John Hancock Center
This iconic 100 story skyscraper is best known for its 94th floor observation deck, 360° Chicago, which offers sweeping views of the city and, weather permitting, up to four states. The building’s distinctive X-braced exoskeleton and signature stylistic features have won the building numerous architectural prizes. Though 360° is a fantastic spot for viewing the city (especially at night, when Chi Town is all lit up), do skip TILT, the new attraction that leans visitors over the tower’s edge. The view is not a whole lot better than in the main observation deck, but it costs more and lasts less than a minute.
Home to the Chicago Tribune newspaper, this neo-Gothic skyscraper from 1925 is best known for its collection of 149 famous rocks embedded in the exterior walls. The rocks are mostly fragments of other buildings, including the Great Pyramid and the Taj Mahal, but some are pieces from other significant places, such as the Great Wall of China and Antarctica. A moon rock is displayed in a window there, and more recently, a piece of the World Trade Center was incorporated. Located on the southern end of the Mag Mile, close to shops, restaurants, and the Wrigley Building.
This stretch of Michigan Avenue is the heart of Chicago shopping, with high-end and mid-range storefronts spanning the length from Oak Street in the north and ending at the Chicago River, just before entering the Loop. Visitors will find large department stores, including Bloomingdale’s and Barney’s, alongside elite boutiques, such as Prada and Gucci. The Magnificent Mile is also home to the largest Ralph Lauren store in the world and Burberry’s flagship U.S. store. Fine dining restaurants, deep dish pizza, and cafés punctuate the street, alongside landmark buildings and some of the city’s tallest skyscrapers, among them the Wrigley and the Hancock.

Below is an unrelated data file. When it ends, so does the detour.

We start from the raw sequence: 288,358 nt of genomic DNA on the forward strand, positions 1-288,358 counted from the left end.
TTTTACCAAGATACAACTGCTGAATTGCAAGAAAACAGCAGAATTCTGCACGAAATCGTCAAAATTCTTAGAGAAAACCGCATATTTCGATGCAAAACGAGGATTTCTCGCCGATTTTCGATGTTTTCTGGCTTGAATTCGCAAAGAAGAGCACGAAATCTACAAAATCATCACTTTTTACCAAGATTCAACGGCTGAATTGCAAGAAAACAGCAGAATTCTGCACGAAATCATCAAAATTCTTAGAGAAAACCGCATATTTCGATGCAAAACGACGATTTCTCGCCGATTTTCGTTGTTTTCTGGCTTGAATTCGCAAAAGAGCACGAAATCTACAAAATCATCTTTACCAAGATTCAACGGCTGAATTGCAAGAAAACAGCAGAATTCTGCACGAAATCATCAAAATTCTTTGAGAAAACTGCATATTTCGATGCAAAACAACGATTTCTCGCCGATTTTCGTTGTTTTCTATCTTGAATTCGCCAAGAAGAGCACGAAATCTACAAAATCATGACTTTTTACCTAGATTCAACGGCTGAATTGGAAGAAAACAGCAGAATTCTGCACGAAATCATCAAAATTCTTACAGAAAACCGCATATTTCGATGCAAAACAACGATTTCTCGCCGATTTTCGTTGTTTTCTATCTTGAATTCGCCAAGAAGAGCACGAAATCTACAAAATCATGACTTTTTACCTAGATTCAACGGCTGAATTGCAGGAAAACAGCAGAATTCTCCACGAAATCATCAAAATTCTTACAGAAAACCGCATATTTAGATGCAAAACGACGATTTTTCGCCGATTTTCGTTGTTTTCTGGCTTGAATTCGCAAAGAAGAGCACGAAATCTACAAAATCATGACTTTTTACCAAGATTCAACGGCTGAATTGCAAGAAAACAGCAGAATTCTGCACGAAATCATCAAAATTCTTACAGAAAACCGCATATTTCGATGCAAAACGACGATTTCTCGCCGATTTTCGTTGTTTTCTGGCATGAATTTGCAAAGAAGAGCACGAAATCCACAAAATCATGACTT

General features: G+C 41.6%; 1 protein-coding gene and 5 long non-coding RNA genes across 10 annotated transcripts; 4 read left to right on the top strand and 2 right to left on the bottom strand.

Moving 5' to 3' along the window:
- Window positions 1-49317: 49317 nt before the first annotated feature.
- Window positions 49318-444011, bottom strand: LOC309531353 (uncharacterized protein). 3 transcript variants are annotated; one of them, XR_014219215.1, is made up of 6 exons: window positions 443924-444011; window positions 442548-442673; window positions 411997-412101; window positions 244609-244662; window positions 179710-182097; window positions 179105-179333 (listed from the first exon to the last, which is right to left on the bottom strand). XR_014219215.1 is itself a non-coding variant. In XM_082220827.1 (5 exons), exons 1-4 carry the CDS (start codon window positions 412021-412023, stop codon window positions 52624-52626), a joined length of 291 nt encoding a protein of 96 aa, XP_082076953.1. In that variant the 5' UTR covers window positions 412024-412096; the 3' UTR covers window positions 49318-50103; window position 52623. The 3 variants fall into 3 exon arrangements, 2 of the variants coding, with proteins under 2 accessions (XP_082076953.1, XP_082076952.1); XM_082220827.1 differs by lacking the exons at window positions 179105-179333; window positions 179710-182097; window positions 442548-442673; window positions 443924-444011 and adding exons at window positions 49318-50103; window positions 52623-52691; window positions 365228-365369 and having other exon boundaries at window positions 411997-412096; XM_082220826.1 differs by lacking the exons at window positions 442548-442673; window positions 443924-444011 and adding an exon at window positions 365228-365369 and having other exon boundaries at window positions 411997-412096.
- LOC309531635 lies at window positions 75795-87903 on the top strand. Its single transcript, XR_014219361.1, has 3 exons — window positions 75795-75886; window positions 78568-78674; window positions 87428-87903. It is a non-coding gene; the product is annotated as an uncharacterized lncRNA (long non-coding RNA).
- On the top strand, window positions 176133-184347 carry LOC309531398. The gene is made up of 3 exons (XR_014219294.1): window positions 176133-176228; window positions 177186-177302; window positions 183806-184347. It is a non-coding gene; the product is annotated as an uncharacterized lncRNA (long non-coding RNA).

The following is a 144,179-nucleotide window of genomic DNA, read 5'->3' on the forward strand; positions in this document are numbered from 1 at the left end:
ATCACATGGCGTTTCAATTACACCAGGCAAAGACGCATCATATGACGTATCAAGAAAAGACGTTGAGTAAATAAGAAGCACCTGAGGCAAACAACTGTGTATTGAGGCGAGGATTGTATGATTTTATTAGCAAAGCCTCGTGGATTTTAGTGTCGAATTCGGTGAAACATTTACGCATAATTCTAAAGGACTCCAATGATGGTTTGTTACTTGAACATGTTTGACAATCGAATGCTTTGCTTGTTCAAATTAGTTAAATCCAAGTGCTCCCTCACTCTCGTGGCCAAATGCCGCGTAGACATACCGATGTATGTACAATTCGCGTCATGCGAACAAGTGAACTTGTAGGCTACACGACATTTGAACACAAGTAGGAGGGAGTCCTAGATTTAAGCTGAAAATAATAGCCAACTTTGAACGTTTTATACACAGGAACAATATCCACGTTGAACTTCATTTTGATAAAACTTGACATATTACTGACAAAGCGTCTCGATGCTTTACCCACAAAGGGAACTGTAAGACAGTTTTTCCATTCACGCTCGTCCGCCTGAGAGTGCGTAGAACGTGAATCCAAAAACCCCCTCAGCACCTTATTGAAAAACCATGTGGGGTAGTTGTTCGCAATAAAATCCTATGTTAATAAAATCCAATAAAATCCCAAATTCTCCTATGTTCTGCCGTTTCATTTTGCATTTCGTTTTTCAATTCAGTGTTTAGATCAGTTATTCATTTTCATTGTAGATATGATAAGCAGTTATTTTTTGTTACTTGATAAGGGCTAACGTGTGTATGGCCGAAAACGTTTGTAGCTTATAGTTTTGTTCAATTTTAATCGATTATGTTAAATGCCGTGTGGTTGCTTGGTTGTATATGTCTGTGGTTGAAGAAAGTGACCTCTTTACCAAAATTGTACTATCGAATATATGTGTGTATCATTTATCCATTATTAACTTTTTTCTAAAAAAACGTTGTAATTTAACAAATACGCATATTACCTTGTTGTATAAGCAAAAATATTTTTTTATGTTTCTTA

The mainstay street performer group, Puppet Bike, plays puppet shows set to an eclectic soundtrack from a stage mounted onto a custom built tricycle. Around eight different people take turns putting on the show in various locations around the city, often near the Art Institute, Chicago Theater, or near the Wrigley Building. There is no hard schedule for performances, but you can message them on their Facebook page to find out where they’re heading.
A public park in the Lincoln Park neighborhood, featuring life-sized statues of the cast of The Wizard of Oz. This Oz-themed park is home to a playground called Dorothy’s Playlot and the rolling green Emerald Gardens, with bursts of flowers in spring and summer. The statues, though, are the main attractions, with the Tin Man at the northeast corner entrance, Dorothy and Toto to the west near the Playlot, and the Scarecrow not far behind the Tin Man. The Cowardly Lion is farther away from the other three statues, and sits at the southeast corner near the tennis courts.
This large pier with its iconic Ferris wheel is one of Chicago’s most visited landmarks. Navy Pier is the launching point for many sightseeing boats, plus it includes an indoor botanical garden, the Chicago Children’s Museum, and the Shakespeare Theater, and several rides, among other family attractions. The main building houses tons of restaurants (mostly grease-bombs) and souvenir shops. Adults without kids may want to cruise through here briefly; most of the attractions are geared toward children.
The Chicago Water Tower
An iconic Chicago landmark, the Water Tower looks like a skinny castle and stands out among other city skyscrapers. This is the second oldest water tower in the U.S., and one of only a handful of buildings that survived the Great Fire in 1871. This picturesque building is located on the Mag Mile, adjacent to the Water Tower Place mall, and currently houses a small art gallery with free admission.